Refers to a group of characteristics that include social skills deficits, self-regulation difficulties, repetitive behaviors, self-care deficits, speech, and nonverbal communication difficulties. According to the Centers for Disease Control (CDC), 1 in 54 children have Autism.


Changes in preferred or regular activities, routines, and transitions from one activity to another may cause behavior disorganization episodes (meltdowns), aggressive behaviors, self-injurious behaviors, refusals, and other non-purposeful behaviors.


In self-care, the texture of clothing and the textures, flavors, variety, and temperature of foods may be hindered by Autism, as the intra- and extra- oral sensory processing may be impacted.

DSM-5 Autism Diagnostic Criteria

A. Persistent deficits in social communication and social interaction across multiple contexts, as manifested by the following, currently or by history (examples are illustrative, not exhaustive, see text):

  1. Deficits in social-emotional reciprocity, ranging, for example, from abnormal social approach and failure of normal back-and-forth conversation; to reduced sharing of interests, emotions, or affect; to failure to initiate or respond to social interactions.

  2. Deficits in nonverbal communicative behaviors used for social interaction, ranging, for example, from poorly integrated verbal and nonverbal communication; to abnormalities in eye contact and body language or deficits in understanding and use of gestures; to a total lack of facial expressions and nonverbal communication.

  3. Deficits in developing, maintaining, and understanding relationships, ranging, for example, from difficulties adjusting behavior to suit various social contexts, to problems in sharing imaginative play or in making friends, to the absence of interest in peers.

B. Restricted, repetitive patterns of behavior, interests, or activities, as manifested by at least two of the following, currently or by history (examples are illustrative, not exhaustive; see text):

  1. Stereotyped or repetitive motor movements, use of objects, or speech (e.g., simple motor stereotypes, lining up toys or flipping objects, echolalia, idiosyncratic phrases).

  2. Insistence on sameness, inflexible adherence to routines, or ritualized patterns or verbal nonverbal behavior (e.g., extreme distress at small changes, difficulties with transitions, rigid thinking patterns, greeting rituals, need to take the same route or eat food every day).

  3. Highly restricted, fixated interests that are abnormal in intensity or focus (e.g, strong attachment to or preoccupation with unusual objects, excessively circumscribed or perseverative interest).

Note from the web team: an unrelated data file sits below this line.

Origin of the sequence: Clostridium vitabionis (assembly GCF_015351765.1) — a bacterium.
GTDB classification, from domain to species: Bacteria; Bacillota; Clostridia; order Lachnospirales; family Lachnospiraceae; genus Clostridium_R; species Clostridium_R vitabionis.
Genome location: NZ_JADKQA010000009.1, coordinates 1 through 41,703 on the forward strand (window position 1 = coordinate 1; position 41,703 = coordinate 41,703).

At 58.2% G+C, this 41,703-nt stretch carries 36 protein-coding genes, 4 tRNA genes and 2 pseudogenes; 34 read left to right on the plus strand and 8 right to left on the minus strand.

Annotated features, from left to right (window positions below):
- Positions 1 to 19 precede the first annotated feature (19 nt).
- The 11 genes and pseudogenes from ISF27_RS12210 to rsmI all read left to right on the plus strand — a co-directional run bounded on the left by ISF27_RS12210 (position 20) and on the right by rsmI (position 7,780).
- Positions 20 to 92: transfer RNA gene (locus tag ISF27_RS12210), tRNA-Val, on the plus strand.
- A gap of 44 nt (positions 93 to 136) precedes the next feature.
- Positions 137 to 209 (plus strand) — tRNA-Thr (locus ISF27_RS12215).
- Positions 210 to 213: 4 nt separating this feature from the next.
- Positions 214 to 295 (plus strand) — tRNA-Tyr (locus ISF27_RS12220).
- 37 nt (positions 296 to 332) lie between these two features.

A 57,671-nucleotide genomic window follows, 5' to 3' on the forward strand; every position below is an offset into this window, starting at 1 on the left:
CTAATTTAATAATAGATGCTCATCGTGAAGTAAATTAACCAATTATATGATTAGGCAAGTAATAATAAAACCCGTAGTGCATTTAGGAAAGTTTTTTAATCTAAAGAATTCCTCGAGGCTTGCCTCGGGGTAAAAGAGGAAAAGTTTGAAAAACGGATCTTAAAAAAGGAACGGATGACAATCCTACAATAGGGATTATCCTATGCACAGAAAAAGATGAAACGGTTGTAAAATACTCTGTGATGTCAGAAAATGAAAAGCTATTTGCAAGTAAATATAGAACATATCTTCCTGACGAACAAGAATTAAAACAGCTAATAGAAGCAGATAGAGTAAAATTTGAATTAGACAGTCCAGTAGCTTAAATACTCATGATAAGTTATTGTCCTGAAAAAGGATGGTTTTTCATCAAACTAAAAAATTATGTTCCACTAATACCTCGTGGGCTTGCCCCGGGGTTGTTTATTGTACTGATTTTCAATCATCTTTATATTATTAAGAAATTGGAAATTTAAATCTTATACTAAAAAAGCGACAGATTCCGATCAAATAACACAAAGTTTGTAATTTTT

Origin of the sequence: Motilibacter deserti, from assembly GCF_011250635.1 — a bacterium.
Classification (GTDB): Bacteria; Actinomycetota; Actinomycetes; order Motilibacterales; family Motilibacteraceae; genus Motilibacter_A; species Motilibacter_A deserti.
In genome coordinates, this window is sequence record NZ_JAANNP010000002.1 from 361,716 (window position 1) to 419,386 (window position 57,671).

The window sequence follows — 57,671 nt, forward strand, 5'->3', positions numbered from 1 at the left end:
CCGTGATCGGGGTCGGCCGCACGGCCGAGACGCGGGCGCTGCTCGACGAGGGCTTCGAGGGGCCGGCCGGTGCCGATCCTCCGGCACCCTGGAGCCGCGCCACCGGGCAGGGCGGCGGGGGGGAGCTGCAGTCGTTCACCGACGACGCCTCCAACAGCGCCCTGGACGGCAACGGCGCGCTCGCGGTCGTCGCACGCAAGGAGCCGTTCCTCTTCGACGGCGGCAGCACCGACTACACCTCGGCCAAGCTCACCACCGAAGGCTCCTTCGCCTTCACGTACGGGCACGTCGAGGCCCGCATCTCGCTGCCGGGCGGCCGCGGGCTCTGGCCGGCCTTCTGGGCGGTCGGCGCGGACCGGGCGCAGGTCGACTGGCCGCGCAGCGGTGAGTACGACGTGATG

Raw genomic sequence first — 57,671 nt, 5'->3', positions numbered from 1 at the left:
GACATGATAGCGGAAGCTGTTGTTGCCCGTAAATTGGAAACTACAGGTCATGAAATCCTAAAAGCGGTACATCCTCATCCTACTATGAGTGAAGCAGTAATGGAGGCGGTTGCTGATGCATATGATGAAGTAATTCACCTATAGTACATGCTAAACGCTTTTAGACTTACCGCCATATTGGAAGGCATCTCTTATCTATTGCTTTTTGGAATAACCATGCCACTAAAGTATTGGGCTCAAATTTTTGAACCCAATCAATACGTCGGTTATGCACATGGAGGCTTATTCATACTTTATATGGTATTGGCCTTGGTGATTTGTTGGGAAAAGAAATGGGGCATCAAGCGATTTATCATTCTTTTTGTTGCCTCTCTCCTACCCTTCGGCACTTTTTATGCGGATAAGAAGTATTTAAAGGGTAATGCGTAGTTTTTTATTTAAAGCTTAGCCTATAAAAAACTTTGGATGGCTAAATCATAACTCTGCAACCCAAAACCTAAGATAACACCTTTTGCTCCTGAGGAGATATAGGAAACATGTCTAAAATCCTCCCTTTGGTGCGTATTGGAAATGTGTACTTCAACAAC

4. Hyper- or hypo- reactivity to sensory input or unusual interests in sensory aspects of the environment (e.g., apparent indifference to pain/temperature, adverse response to specific sounds or textures, excessive smelling or touching of objects, visual fascination with lights or movement).Specify current severity: Severity is based on social communication impairments and restricted, repetitive patterns of behavior.

How Occupational Therapy can help

Fine Motor Skills (development of small muscles needed for fingers to pick up small items, such as Cheerios®)

Visual Motor Integration (hand eye coordination, such as picking up small pieces of food from the plate and getting it to the mouth)

Gross/Fine Motor Planning and Coordination/Postural stability (mounting dismounting stable and moving surfaces, uneven surfaces, adjusting to obstacles and moving equipment, walking, standing, running, gross play skills)

Cognition and perception (thinking and problem solving, such as trying to figure out how to get a toy out of a box)

Sensory Processing (self-regulation strategies, use of sensory strategies to support alertness, attention and meaningful engagement and learning through purposeful activities, efficient sensory processing skills integrate information coming in from the different senses, such as adjusting your walk from the boardwalk to the sand and into the water at the beach, as well as sustaining attention and learning)

Feeding Difficulties (Social interaction surrounding food, repetitive patterns in food preferences, opportunities for varied food experience, communication about food, altered sensation of hunger and satiety, anxiety when relating with food, and sensory strategies to tolerate different types of food textures, temperatures, and flavors)


Environmental modifications/adaptive equipment/ technology (modifying the environment so a child can “do” the “work,” such as sliding a special pencil grip onto the pencil so it can be held securely for writing)

Get started with Occupational Therapy